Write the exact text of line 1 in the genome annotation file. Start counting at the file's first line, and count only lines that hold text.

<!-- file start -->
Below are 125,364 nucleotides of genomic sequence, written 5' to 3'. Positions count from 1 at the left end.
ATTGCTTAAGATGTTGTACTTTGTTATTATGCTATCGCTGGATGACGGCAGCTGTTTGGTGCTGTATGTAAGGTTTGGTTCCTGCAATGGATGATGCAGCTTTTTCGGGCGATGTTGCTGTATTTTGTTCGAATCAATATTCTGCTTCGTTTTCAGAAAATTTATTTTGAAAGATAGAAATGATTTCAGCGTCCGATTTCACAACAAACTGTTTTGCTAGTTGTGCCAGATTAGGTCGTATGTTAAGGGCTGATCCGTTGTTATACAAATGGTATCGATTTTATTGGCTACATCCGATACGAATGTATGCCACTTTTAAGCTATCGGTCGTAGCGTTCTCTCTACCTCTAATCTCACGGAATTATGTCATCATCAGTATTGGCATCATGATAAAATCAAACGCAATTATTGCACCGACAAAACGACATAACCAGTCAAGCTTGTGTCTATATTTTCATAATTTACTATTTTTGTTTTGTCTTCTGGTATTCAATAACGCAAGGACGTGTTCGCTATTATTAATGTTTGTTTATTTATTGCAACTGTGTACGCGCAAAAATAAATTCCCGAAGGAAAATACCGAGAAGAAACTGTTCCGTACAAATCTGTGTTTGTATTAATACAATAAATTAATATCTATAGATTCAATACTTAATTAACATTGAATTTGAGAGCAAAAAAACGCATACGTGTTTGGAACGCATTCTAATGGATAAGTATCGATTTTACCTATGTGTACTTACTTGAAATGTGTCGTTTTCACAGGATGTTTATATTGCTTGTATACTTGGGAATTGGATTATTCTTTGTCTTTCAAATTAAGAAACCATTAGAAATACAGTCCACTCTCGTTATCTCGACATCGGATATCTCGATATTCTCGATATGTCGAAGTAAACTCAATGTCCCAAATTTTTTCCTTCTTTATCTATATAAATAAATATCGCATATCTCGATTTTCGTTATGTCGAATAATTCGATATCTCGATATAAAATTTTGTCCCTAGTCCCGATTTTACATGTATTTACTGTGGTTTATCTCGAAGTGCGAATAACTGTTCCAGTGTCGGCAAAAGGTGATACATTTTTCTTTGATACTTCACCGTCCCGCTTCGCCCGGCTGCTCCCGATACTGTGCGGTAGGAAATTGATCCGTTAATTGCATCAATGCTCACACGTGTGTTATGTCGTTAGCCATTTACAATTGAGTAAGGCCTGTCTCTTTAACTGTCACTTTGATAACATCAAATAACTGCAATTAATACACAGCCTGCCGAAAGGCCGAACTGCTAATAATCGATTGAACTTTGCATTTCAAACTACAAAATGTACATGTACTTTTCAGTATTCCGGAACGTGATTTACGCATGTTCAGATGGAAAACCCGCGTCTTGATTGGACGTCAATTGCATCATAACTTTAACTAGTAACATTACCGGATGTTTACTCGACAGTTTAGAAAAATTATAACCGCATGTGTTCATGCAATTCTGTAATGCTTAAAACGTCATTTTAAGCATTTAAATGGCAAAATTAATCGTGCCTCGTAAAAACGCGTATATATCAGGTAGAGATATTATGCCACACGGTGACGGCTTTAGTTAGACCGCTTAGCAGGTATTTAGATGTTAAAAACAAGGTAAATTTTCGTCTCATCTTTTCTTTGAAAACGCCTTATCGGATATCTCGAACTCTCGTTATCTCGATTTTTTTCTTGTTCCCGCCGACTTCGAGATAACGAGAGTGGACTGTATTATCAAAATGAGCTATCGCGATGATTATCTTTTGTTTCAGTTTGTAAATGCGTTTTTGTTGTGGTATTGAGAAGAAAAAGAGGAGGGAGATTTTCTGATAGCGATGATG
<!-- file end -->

Below are 125,364 nucleotides of genomic sequence, written 5' to 3'. Positions count from 1 at the left end.